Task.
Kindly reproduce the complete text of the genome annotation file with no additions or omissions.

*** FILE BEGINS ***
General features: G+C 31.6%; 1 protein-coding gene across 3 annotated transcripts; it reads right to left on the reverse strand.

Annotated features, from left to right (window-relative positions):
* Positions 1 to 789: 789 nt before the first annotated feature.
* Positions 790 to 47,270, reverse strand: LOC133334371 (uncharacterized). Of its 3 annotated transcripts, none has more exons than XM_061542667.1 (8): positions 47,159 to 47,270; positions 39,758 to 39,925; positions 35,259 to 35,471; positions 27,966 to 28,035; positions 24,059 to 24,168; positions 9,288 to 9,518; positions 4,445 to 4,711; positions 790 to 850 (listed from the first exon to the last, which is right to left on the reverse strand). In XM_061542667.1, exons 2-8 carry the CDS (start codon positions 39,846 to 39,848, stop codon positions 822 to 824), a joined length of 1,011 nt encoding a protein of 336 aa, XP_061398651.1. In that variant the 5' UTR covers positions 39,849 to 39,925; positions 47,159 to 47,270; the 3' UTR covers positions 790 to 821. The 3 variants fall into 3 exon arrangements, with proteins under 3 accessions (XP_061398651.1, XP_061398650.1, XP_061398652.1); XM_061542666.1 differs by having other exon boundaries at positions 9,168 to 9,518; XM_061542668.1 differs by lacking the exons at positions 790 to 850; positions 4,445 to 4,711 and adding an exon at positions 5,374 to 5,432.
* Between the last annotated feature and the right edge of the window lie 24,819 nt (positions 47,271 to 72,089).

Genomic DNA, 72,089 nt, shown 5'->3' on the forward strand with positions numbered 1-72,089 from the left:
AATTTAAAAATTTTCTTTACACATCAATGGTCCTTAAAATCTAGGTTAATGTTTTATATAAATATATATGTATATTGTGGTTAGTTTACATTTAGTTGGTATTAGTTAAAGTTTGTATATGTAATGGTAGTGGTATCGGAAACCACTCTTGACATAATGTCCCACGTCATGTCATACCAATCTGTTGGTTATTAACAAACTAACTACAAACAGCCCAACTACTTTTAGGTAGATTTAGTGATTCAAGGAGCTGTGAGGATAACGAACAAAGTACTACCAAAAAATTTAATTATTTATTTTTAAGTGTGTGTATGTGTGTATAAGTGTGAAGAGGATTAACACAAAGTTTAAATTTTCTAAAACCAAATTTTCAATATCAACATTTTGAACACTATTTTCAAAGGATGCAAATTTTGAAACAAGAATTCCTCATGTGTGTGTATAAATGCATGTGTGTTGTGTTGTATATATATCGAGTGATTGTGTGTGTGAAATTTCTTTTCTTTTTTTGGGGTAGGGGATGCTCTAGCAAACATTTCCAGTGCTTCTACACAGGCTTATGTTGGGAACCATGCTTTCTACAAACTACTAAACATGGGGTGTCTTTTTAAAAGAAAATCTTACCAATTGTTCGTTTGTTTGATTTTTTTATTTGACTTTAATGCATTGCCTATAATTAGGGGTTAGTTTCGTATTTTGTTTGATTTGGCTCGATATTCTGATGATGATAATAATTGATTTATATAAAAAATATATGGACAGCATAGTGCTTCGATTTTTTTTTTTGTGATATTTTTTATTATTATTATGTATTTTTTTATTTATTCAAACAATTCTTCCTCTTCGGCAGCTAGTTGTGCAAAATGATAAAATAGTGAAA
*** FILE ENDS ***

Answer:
General features: G+C 31.6%; 1 protein-coding gene across 3 annotated transcripts; it reads right to left on the reverse strand.

Annotated features, from left to right (window-relative positions):
* Positions 1 to 789: 789 nt before the first annotated feature.
* Positions 790 to 47,270, reverse strand: LOC133334371 (uncharacterized). Of its 3 annotated transcripts, none has more exons than XM_061542667.1 (8): positions 47,159 to 47,270; positions 39,758 to 39,925; positions 35,259 to 35,471; positions 27,966 to 28,035; positions 24,059 to 24,168; positions 9,288 to 9,518; positions 4,445 to 4,711; positions 790 to 850 (listed from the first exon to the last, which is right to left on the reverse strand). In XM_061542667.1, exons 2-8 carry the CDS (start codon positions 39,846 to 39,848, stop codon positions 822 to 824), a joined length of 1,011 nt encoding a protein of 336 aa, XP_061398651.1. In that variant the 5' UTR covers positions 39,849 to 39,925; positions 47,159 to 47,270; the 3' UTR covers positions 790 to 821. The 3 variants fall into 3 exon arrangements, with proteins under 3 accessions (XP_061398651.1, XP_061398650.1, XP_061398652.1); XM_061542666.1 differs by having other exon boundaries at positions 9,168 to 9,518; XM_061542668.1 differs by lacking the exons at positions 790 to 850; positions 4,445 to 4,711 and adding an exon at positions 5,374 to 5,432.
* Between the last annotated feature and the right edge of the window lie 24,819 nt (positions 47,271 to 72,089).

Genomic DNA, 72,089 nt, shown 5'->3' on the forward strand with positions numbered 1-72,089 from the left:
AATTTAAAAATTTTCTTTACACATCAATGGTCCTTAAAATCTAGGTTAATGTTTTATATAAATATATATGTATATTGTGGTTAGTTTACATTTAGTTGGTATTAGTTAAAGTTTGTATATGTAATGGTAGTGGTATCGGAAACCACTCTTGACATAATGTCCCACGTCATGTCATACCAATCTGTTGGTTATTAACAAACTAACTACAAACAGCCCAACTACTTTTAGGTAGATTTAGTGATTCAAGGAGCTGTGAGGATAACGAACAAAGTACTACCAAAAAATTTAATTATTTATTTTTAAGTGTGTGTATGTGTGTATAAGTGTGAAGAGGATTAACACAAAGTTTAAATTTTCTAAAACCAAATTTTCAATATCAACATTTTGAACACTATTTTCAAAGGATGCAAATTTTGAAACAAGAATTCCTCATGTGTGTGTATAAATGCATGTGTGTTGTGTTGTATATATATCGAGTGATTGTGTGTGTGAAATTTCTTTTCTTTTTTTGGGGTAGGGGATGCTCTAGCAAACATTTCCAGTGCTTCTACACAGGCTTATGTTGGGAACCATGCTTTCTACAAACTACTAAACATGGGGTGTCTTTTTAAAAGAAAATCTTACCAATTGTTCGTTTGTTTGATTTTTTTATTTGACTTTAATGCATTGCCTATAATTAGGGGTTAGTTTCGTATTTTGTTTGATTTGGCTCGATATTCTGATGATGATAATAATTGATTTATATAAAAAATATATGGACAGCATAGTGCTTCGATTTTTTTTTTTGTGATATTTTTTATTATTATTATGTATTTTTTTATTTATTCAAACAATTCTTCCTCTTCGGCAGCTAGTTGTGCAAAATGATAAAATAGTGAAA